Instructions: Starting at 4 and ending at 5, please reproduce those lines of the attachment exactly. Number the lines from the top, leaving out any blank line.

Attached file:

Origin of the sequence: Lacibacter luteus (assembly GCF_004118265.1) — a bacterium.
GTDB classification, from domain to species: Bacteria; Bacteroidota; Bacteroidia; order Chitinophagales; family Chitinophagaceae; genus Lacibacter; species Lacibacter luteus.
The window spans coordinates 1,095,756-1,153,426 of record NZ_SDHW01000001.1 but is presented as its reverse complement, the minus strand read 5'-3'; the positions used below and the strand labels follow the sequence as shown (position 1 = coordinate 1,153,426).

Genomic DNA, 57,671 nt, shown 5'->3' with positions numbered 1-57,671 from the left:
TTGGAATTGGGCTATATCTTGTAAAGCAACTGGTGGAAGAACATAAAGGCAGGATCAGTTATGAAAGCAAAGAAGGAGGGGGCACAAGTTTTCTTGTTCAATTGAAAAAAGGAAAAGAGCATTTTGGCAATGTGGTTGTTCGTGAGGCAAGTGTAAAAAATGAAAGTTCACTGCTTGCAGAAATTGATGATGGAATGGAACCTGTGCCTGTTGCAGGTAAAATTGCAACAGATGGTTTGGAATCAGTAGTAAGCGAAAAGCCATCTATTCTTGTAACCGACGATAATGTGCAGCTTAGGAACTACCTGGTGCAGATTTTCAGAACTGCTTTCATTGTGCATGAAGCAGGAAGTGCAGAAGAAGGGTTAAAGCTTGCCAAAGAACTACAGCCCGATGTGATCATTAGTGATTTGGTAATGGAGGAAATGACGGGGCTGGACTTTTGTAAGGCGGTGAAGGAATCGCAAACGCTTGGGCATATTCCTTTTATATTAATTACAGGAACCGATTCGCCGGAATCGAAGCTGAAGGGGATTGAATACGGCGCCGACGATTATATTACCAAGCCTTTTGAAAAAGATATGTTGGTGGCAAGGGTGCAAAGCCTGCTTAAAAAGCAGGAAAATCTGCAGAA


Genomic DNA, 57,671 nt, shown 5'->3' with positions numbered 1-57,671 from the left:
TTGGAATTGGGCTATATCTTGTAAAGCAACTGGTGGAAGAACATAAAGGCAGGATCAGTTATGAAAGCAAAGAAGGAGGGGGCACAAGTTTTCTTGTTCAATTGAAAAAAGGAAAAGAGCATTTTGGCAATGTGGTTGTTCGTGAGGCAAGTGTAAAAAATGAAAGTTCACTGCTTGCAGAAATTGATGATGGAATGGAACCTGTGCCTGTTGCAGGTAAAATTGCAACAGATGGTTTGGAATCAGTAGTAAGCGAAAAGCCATCTATTCTTGTAACCGACGATAATGTGCAGCTTAGGAACTACCTGGTGCAGATTTTCAGAACTGCTTTCATTGTGCATGAAGCAGGAAGTGCAGAAGAAGGGTTAAAGCTTGCCAAAGAACTACAGCCCGATGTGATCATTAGTGATTTGGTAATGGAGGAAATGACGGGGCTGGACTTTTGTAAGGCGGTGAAGGAATCGCAAACGCTTGGGCATATTCCTTTTATATTAATTACAGGAACCGATTCGCCGGAATCGAAGCTGAAGGGGATTGAATACGGCGCCGACGATTATATTACCAAGCCTTTTGAAAAAGATATGTTGGTGGCAAGGGTGCAAAGCCTGCTTAAAAAGCAGGAAAATCTGCAGAA